The singer and event organisers are also facing a civil lawsuit, with attendees suing over what they’re calling a “preventable and predictable tragedy” which could have been avoided. 

Social media is flooding with anger at what unfolded, with people calling for Scott to be boycotted.


Sleepover at IKEA: dozens stranded amid snowstorm in Denmark



Two dozen staff and six customers were forced to stay the night at IKEA as up to 30 centimetres of snow trapped them inside

A furniture showroom in the department store in Aalborg, Denmark, became the bedroom of several people who were unable to safely make it home in time amidst a strong snowstorm.

Store Manager Peter Elmose told the Ekstra Bladet tabloid that people could “pick the exact bed they always have wanted to try.”

People working in a toy shop next door also took to the department store to join in on the fun.

Michelle Barrett, one of the toy shop staff, told Denmark’s public broadcaster, DR, “it’s much better than sleeping in one’s car. It has been nice and warm and we are just happy that they would let us in.” 

“We just laughed at the situation, because we will probably not experience it again,” she added.

Another approximate 300 people had to stay the night at the Aalborg airport to keep out of the storm. 

According to Euronews, the IKEA sleepover consisted of feasting on chips and Swedish cinnamon rolls in the staff canteen before watching television.

“It was a really nice evening, enjoying each other’s company,” Elmose told AFP. 

“Everyone had a full night’s sleep, our mattresses are good.”

And when the shop reopened for business the next morning, all the bedding and sheets had of course been changed.

Unmade beds following the overnight stay at IKEA amid snowstorm. Source: IKEA Aalborg’s Instagram

This comes after 61 people were trapped in a Yorkshire pub for three nights last week.

The several people trapped in the Tan Hill Inn during the storm slept on makeshift beds on the floor, watched movies, had a quiz night and enjoyed a buffet meal.

Some guests even claimed they didn’t want to leave the the pub after enjoying the 17th century hotel’s hospitality.

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Hong Kong to launch China style system



As Hong Kong and China prepare to resume quarantine-free travel, Hong Kong’s government will introduce a Beijing-style health code from December 10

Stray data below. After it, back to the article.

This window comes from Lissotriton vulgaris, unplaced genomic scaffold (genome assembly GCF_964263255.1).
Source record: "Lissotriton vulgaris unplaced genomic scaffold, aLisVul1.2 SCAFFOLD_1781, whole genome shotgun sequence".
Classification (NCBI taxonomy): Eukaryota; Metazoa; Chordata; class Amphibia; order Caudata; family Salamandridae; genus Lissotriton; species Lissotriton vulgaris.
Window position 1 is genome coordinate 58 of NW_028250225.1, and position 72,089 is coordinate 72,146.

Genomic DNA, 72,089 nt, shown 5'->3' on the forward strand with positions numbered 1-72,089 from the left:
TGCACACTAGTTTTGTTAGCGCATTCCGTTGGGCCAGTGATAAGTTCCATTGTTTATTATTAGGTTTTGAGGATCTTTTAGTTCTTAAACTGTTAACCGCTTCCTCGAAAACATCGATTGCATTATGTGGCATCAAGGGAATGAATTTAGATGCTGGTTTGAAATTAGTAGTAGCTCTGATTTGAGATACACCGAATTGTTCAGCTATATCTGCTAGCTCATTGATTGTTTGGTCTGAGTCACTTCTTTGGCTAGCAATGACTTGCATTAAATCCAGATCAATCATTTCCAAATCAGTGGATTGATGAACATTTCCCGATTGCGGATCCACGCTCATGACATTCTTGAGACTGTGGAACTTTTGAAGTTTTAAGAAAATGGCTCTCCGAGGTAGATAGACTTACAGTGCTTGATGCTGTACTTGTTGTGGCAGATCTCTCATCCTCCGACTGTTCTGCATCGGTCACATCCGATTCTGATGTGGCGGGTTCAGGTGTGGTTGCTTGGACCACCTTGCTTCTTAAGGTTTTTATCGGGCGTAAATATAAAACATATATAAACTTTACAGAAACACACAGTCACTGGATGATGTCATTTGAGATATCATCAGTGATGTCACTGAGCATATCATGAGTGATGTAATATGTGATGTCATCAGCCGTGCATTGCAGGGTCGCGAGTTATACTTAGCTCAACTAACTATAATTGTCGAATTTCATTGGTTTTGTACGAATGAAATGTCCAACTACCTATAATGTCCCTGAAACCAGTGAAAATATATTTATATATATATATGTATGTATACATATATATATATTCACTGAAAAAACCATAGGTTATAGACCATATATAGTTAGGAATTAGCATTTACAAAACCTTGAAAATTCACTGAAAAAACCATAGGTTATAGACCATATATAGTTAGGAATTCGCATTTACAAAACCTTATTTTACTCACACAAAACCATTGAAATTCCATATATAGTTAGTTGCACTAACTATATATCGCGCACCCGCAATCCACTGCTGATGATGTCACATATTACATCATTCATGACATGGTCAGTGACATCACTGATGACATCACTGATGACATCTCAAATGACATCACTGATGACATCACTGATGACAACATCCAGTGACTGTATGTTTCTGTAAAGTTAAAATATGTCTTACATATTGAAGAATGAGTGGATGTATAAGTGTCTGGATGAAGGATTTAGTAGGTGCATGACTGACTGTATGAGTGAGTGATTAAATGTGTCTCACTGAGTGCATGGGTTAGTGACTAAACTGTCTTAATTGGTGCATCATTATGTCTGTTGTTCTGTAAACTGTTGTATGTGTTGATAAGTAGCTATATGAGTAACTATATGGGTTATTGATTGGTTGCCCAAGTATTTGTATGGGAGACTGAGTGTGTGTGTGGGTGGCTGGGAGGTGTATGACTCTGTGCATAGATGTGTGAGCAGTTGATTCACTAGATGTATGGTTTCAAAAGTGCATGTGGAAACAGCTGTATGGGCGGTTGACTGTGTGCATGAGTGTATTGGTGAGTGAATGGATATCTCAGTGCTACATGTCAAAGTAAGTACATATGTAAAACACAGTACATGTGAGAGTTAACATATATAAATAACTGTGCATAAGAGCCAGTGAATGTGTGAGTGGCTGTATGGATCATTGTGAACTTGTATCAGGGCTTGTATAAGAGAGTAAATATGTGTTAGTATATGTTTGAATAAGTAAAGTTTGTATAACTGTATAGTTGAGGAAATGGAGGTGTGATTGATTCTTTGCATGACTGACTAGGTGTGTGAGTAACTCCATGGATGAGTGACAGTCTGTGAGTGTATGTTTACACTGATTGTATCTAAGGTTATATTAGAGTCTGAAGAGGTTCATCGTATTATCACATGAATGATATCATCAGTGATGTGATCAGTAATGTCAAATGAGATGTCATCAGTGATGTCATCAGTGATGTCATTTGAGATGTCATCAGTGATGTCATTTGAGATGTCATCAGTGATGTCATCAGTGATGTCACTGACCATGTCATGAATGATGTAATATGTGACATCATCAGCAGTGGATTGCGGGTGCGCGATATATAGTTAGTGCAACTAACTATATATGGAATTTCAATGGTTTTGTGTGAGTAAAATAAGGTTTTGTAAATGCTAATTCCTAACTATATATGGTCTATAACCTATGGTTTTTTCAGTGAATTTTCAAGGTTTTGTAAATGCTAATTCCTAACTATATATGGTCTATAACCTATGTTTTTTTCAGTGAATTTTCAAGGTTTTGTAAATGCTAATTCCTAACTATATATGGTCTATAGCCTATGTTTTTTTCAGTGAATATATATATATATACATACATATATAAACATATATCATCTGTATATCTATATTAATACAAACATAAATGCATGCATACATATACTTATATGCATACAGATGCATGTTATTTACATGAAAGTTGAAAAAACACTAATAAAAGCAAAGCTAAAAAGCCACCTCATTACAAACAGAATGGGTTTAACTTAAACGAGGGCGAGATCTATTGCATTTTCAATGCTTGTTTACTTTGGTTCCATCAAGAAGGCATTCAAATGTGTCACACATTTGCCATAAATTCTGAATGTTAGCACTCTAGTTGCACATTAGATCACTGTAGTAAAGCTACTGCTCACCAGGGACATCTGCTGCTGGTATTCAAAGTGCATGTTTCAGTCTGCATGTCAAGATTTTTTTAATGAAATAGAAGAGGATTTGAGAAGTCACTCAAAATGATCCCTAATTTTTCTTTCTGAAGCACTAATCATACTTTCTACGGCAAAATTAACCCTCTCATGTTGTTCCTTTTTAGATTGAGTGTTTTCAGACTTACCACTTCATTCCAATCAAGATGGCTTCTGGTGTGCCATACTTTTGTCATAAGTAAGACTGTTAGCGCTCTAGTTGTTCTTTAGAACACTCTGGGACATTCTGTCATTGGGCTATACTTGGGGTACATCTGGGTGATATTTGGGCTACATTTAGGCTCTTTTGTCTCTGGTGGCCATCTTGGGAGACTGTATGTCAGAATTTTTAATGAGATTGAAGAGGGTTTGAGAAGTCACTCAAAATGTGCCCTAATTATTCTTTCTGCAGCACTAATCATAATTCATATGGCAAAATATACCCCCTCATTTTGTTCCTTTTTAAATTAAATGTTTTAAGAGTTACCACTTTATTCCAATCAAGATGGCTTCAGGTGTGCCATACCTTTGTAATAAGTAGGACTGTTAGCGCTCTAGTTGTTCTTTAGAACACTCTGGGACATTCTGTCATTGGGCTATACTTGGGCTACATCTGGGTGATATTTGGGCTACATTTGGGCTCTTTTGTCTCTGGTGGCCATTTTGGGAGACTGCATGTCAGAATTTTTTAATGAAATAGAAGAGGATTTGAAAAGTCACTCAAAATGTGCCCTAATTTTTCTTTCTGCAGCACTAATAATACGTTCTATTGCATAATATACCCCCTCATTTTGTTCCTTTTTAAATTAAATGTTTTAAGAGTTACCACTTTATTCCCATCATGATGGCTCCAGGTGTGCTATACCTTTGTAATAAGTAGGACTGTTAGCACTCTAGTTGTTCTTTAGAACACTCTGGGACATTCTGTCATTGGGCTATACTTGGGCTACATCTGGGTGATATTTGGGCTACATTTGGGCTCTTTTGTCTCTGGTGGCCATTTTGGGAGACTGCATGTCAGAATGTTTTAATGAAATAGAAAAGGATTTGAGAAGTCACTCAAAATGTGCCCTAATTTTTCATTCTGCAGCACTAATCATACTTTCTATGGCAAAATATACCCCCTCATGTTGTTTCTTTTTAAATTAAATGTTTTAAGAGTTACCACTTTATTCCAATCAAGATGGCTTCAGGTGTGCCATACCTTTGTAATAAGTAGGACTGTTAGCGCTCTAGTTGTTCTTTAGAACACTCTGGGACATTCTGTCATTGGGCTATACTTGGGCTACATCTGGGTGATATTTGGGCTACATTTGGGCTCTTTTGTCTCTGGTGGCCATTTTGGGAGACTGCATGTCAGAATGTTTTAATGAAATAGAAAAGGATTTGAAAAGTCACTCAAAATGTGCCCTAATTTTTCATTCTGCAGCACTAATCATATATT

The Hong Kong Health Code will take note of a user’s real name, address and identification number.

The voluntary app is designed to be compatible with systems in both Macau and Guangdong provinces in southern China.

In mainland China, a mandatory health code dictates where residents and visitors can travel to and from, sharing real-time data with authorities.

The introduction of this health code system in Hong Kong will allow Chinese officials to open back up the nation’s borders with the city-state.

Hong Kong’s chief information officer also says records “won’t be transferred to mainland authorities unless the person is infected or has been a close contact”.

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Meghan Markle wins latest privacy battle case



A UK court dismissed the appeal brought on by Associated Newspapers Limited, after the company published a letter that she sent to her father, Thomas Markle in 2018.

ANL and the Mail have staunchly denied that they have done anything wrong, standing by the decision to publish the letter.

But the court rejected these claims, and says the Duchess has “a reasonable expectation of privacy in the contents of the letter.”

The judge continued, adding “the contents were personal, private and not matters of legitimate public interest”.

ANL says it is disappointed with the decision and is considering an appeal to the UK’s Supreme Court.